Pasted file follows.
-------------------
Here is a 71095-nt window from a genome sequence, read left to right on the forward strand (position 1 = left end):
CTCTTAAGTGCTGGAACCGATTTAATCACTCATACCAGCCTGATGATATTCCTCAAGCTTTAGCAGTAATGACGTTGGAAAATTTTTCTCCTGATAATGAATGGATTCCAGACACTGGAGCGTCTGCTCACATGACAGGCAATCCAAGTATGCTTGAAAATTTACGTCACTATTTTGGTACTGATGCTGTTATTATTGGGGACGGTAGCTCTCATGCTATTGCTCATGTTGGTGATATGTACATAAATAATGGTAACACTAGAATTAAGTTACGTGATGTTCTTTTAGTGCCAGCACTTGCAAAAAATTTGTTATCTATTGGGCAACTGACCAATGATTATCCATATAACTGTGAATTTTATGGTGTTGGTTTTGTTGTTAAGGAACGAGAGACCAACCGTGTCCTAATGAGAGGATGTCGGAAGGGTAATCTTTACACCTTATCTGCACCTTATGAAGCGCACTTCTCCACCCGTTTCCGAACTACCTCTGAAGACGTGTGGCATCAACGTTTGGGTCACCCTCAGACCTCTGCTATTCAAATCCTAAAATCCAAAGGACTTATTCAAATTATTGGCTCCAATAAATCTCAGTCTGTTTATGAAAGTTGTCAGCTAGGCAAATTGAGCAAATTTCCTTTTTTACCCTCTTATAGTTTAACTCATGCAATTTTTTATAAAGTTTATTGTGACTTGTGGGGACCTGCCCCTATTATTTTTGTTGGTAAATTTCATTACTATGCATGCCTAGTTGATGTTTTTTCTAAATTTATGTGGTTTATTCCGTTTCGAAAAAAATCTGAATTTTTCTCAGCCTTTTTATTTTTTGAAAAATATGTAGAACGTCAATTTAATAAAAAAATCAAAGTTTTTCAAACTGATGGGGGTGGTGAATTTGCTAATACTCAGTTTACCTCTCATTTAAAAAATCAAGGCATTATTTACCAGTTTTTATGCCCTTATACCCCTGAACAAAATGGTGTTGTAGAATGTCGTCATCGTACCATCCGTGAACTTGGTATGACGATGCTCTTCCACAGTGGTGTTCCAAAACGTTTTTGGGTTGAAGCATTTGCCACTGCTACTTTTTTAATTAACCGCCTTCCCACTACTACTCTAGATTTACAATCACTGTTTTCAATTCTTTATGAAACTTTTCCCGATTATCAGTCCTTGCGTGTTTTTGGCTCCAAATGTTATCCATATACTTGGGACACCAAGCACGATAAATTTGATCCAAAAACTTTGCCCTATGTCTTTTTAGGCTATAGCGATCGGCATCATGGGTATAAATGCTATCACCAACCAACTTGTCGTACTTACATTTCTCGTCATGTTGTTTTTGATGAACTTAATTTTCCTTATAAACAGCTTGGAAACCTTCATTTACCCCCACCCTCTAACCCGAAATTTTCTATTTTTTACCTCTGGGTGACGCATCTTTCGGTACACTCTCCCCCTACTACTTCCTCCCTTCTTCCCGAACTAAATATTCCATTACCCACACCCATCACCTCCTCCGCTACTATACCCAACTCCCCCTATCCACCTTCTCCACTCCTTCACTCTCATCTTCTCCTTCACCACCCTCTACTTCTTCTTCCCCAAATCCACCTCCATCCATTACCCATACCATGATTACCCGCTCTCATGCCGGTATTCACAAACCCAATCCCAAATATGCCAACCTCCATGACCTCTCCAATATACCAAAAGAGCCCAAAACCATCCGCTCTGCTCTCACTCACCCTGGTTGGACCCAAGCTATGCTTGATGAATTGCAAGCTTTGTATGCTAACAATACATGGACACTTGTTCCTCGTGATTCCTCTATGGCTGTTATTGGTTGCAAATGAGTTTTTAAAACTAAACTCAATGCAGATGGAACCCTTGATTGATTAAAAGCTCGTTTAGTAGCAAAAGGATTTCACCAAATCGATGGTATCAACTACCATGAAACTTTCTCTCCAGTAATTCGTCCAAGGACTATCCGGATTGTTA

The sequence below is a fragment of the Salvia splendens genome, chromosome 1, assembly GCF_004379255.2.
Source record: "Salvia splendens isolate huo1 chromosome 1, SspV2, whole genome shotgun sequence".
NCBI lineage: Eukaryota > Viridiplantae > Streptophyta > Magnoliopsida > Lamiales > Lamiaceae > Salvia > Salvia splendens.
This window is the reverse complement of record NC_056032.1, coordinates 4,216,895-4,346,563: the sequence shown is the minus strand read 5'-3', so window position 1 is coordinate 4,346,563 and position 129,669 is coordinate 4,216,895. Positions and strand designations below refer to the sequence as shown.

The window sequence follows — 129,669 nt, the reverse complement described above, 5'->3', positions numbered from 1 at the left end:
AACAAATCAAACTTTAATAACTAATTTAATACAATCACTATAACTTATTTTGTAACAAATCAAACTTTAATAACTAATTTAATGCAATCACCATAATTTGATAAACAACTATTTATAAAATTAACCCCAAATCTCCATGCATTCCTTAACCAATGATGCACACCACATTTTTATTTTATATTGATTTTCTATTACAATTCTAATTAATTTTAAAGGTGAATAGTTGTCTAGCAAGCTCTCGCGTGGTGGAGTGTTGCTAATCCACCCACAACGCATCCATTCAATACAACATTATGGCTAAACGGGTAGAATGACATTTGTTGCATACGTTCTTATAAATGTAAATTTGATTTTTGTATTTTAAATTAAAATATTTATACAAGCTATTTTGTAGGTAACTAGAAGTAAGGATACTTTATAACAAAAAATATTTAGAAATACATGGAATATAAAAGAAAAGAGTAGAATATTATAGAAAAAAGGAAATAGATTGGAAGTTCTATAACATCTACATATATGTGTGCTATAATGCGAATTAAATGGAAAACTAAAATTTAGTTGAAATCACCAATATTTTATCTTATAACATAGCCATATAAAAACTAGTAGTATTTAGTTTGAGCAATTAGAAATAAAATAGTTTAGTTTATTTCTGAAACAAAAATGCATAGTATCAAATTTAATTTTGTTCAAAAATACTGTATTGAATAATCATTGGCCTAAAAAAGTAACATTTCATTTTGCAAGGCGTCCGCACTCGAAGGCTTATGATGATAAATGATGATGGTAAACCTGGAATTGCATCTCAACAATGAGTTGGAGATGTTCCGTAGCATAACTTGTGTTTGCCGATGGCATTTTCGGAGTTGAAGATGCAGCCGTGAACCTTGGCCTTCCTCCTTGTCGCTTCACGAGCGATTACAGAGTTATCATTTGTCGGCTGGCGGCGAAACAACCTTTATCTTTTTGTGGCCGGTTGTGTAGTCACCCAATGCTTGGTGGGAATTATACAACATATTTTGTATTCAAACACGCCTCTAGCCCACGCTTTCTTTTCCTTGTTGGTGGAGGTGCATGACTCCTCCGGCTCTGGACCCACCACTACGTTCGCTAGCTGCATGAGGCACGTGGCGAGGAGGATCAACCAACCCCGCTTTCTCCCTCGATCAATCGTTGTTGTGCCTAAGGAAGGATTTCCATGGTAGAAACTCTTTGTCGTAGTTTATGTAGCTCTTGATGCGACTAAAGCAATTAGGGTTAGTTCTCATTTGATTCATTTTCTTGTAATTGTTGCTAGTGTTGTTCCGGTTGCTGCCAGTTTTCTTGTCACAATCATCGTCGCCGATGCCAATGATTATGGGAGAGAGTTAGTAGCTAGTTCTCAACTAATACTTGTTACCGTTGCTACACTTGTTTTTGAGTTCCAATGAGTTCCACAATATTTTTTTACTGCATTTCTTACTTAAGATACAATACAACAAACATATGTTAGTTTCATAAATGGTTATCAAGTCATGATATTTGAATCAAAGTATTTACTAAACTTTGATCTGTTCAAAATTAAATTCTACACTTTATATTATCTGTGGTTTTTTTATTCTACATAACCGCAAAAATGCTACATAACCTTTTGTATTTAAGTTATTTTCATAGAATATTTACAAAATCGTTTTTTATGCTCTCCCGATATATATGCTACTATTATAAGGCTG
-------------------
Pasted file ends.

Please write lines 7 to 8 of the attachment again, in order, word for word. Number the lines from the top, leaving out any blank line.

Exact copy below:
The window sequence follows — 129,669 nt, the reverse complement described above, 5'->3', positions numbered from 1 at the left end:
AACAAATCAAACTTTAATAACTAATTTAATACAATCACTATAACTTATTTTGTAACAAATCAAACTTTAATAACTAATTTAATGCAATCACCATAATTTGATAAACAACTATTTATAAAATTAACCCCAAATCTCCATGCATTCCTTAACCAATGATGCACACCACATTTTTATTTTATATTGATTTTCTATTACAATTCTAATTAATTTTAAAGGTGAATAGTTGTCTAGCAAGCTCTCGCGTGGTGGAGTGTTGCTAATCCACCCACAACGCATCCATTCAATACAACATTATGGCTAAACGGGTAGAATGACATTTGTTGCATACGTTCTTATAAATGTAAATTTGATTTTTGTATTTTAAATTAAAATATTTATACAAGCTATTTTGTAGGTAACTAGAAGTAAGGATACTTTATAACAAAAAATATTTAGAAATACATGGAATATAAAAGAAAAGAGTAGAATATTATAGAAAAAAGGAAATAGATTGGAAGTTCTATAACATCTACATATATGTGTGCTATAATGCGAATTAAATGGAAAACTAAAATTTAGTTGAAATCACCAATATTTTATCTTATAACATAGCCATATAAAAACTAGTAGTATTTAGTTTGAGCAATTAGAAATAAAATAGTTTAGTTTATTTCTGAAACAAAAATGCATAGTATCAAATTTAATTTTGTTCAAAAATACTGTATTGAATAATCATTGGCCTAAAAAAGTAACATTTCATTTTGCAAGGCGTCCGCACTCGAAGGCTTATGATGATAAATGATGATGGTAAACCTGGAATTGCATCTCAACAATGAGTTGGAGATGTTCCGTAGCATAACTTGTGTTTGCCGATGGCATTTTCGGAGTTGAAGATGCAGCCGTGAACCTTGGCCTTCCTCCTTGTCGCTTCACGAGCGATTACAGAGTTATCATTTGTCGGCTGGCGGCGAAACAACCTTTATCTTTTTGTGGCCGGTTGTGTAGTCACCCAATGCTTGGTGGGAATTATACAACATATTTTGTATTCAAACACGCCTCTAGCCCACGCTTTCTTTTCCTTGTTGGTGGAGGTGCATGACTCCTCCGGCTCTGGACCCACCACTACGTTCGCTAGCTGCATGAGGCACGTGGCGAGGAGGATCAACCAACCCCGCTTTCTCCCTCGATCAATCGTTGTTGTGCCTAAGGAAGGATTTCCATGGTAGAAACTCTTTGTCGTAGTTTATGTAGCTCTTGATGCGACTAAAGCAATTAGGGTTAGTTCTCATTTGATTCATTTTCTTGTAATTGTTGCTAGTGTTGTTCCGGTTGCTGCCAGTTTTCTTGTCACAATCATCGTCGCCGATGCCAATGATTATGGGAGAGAGTTAGTAGCTAGTTCTCAACTAATACTTGTTACCGTTGCTACACTTGTTTTTGAGTTCCAATGAGTTCCACAATATTTTTTTACTGCATTTCTTACTTAAGATACAATACAACAAACATATGTTAGTTTCATAAATGGTTATCAAGTCATGATATTTGAATCAAAGTATTTACTAAACTTTGATCTGTTCAAAATTAAATTCTACACTTTATATTATCTGTGGTTTTTTTATTCTACATAACCGCAAAAATGCTACATAACCTTTTGTATTTAAGTTATTTTCATAGAATATTTACAAAATCGTTTTTTATGCTCTCCCGATATATATGCTACTATTATAAGGCTG